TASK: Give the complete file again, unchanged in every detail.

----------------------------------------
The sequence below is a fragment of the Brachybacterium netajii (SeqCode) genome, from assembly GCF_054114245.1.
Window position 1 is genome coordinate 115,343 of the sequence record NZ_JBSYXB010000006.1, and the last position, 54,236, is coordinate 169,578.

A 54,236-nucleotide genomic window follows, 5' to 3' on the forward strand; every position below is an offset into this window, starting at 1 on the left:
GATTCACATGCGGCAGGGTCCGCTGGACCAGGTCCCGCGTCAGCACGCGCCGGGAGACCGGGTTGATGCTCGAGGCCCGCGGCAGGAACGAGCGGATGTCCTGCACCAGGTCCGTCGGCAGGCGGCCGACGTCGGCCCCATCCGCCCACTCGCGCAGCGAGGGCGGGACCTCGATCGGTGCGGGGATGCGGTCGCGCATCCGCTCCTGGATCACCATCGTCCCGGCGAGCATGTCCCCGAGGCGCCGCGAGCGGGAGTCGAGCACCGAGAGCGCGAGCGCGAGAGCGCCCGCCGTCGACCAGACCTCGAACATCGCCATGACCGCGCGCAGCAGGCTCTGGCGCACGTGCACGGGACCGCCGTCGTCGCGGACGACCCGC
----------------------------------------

The sequence below is a fragment of the Brachybacterium netajii (SeqCode) genome, from assembly GCF_054114245.1.
Window position 1 is genome coordinate 115,343 of the sequence record NZ_JBSYXB010000006.1, and the last position, 54,236, is coordinate 169,578.

A 54,236-nucleotide genomic window follows, 5' to 3' on the forward strand; every position below is an offset into this window, starting at 1 on the left:
GATTCACATGCGGCAGGGTCCGCTGGACCAGGTCCCGCGTCAGCACGCGCCGGGAGACCGGGTTGATGCTCGAGGCCCGCGGCAGGAACGAGCGGATGTCCTGCACCAGGTCCGTCGGCAGGCGGCCGACGTCGGCCCCATCCGCCCACTCGCGCAGCGAGGGCGGGACCTCGATCGGTGCGGGGATGCGGTCGCGCATCCGCTCCTGGATCACCATCGTCCCGGCGAGCATGTCCCCGAGGCGCCGCGAGCGGGAGTCGAGCACCGAGAGCGCGAGCGCGAGAGCGCCCGCCGTCGACCAGACCTCGAACATCGCCATGACCGCGCGCAGCAGGCTCTGGCGCACGTGCACGGGACCGCCGTCGTCGCGGACGACCCGC